A collection or trio of newborn baby’s images would naturally be perfect in the baby’s nursery.
3. Displaying Photos in Transitional Spaces
Transitional spaces can be hallways, or smaller spaces such as a partition wall dividing rooms, or smaller stairways. If the hallways is open or has some key bare walls, you can place a single large portrait in this space. For instance, in my home, I have a small wall between two doorways with a small console table. Above it I have a 20×30 fine art print.
Otherwise, these may be great places for a collage wall. I see this with staircases, where you can create a collection and mix of smaller 8×10 prints mixed in with a few larger pieces in a staggered, upwards angle.
4. Displaying Photos in Bonus/Multipurpose rooms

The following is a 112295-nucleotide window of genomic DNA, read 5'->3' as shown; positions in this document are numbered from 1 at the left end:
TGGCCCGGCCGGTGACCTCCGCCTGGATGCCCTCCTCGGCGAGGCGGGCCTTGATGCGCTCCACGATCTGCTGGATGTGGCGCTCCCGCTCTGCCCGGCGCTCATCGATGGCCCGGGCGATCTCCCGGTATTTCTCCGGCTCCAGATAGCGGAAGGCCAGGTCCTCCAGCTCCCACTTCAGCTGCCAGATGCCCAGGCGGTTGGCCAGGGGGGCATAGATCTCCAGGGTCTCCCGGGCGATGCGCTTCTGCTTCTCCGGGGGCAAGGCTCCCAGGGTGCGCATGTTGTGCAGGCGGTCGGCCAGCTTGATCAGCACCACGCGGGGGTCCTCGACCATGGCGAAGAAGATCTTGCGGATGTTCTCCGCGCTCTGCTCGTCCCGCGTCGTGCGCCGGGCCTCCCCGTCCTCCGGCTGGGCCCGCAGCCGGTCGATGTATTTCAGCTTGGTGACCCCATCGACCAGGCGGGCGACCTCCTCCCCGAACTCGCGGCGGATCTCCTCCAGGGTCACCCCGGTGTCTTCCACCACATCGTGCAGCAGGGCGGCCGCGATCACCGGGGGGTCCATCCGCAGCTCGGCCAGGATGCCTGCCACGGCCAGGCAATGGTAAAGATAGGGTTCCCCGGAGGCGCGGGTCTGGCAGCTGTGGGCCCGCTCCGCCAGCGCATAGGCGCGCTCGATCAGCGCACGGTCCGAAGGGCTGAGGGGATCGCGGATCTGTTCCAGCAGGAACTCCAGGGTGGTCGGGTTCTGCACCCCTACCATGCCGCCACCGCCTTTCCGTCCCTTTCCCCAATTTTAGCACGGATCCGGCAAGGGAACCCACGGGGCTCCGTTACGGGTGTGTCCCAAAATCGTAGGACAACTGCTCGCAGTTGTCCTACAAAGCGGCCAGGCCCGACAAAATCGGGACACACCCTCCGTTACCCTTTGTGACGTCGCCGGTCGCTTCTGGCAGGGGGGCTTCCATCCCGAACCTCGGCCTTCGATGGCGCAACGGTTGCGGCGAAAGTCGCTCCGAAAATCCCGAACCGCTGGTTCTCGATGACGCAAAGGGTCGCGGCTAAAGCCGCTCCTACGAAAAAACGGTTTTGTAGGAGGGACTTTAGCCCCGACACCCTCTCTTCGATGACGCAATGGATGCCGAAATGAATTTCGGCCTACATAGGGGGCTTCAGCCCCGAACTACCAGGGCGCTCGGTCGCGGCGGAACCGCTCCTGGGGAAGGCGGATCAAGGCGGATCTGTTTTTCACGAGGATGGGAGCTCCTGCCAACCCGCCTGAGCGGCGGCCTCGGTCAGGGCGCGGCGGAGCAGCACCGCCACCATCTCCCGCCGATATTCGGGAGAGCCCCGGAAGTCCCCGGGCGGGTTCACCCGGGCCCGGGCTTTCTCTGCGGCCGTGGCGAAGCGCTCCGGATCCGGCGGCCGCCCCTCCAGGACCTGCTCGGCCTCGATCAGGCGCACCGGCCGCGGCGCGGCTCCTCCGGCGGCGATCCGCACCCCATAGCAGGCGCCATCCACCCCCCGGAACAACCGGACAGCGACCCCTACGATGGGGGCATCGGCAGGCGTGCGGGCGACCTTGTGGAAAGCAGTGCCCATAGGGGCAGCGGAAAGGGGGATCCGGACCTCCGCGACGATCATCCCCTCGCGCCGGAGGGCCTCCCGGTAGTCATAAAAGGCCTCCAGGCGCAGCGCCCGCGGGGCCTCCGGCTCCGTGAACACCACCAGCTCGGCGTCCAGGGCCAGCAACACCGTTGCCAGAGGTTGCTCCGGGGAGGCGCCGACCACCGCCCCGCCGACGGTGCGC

Bonus rooms can be family rooms, game rooms, office spaces, and EVEN the laundry room. It might sound funny, but you do probably spend a few hours a week in there! Again, depending on your home’s layout and room size, a family room or play area may be great for less formal arrangements, and collage walls. An in-home office is also a great place for a prominent image, or an empowered solo shot of yourself.
Many of these additional rooms, also have other surfaces for displaying your images, desks, shelving, bookcases, side tables, etc. These are great for placing framed images.
11 places throughout your home to display photos:
To recap, you should at least explore the below areas when considering where to display your images.
- Living Room
- Dining Room
- Foyer / Entryway
- Partition Walls
- Powder Rooms or Bath
- Walk-in-Closets or Dressing Rooms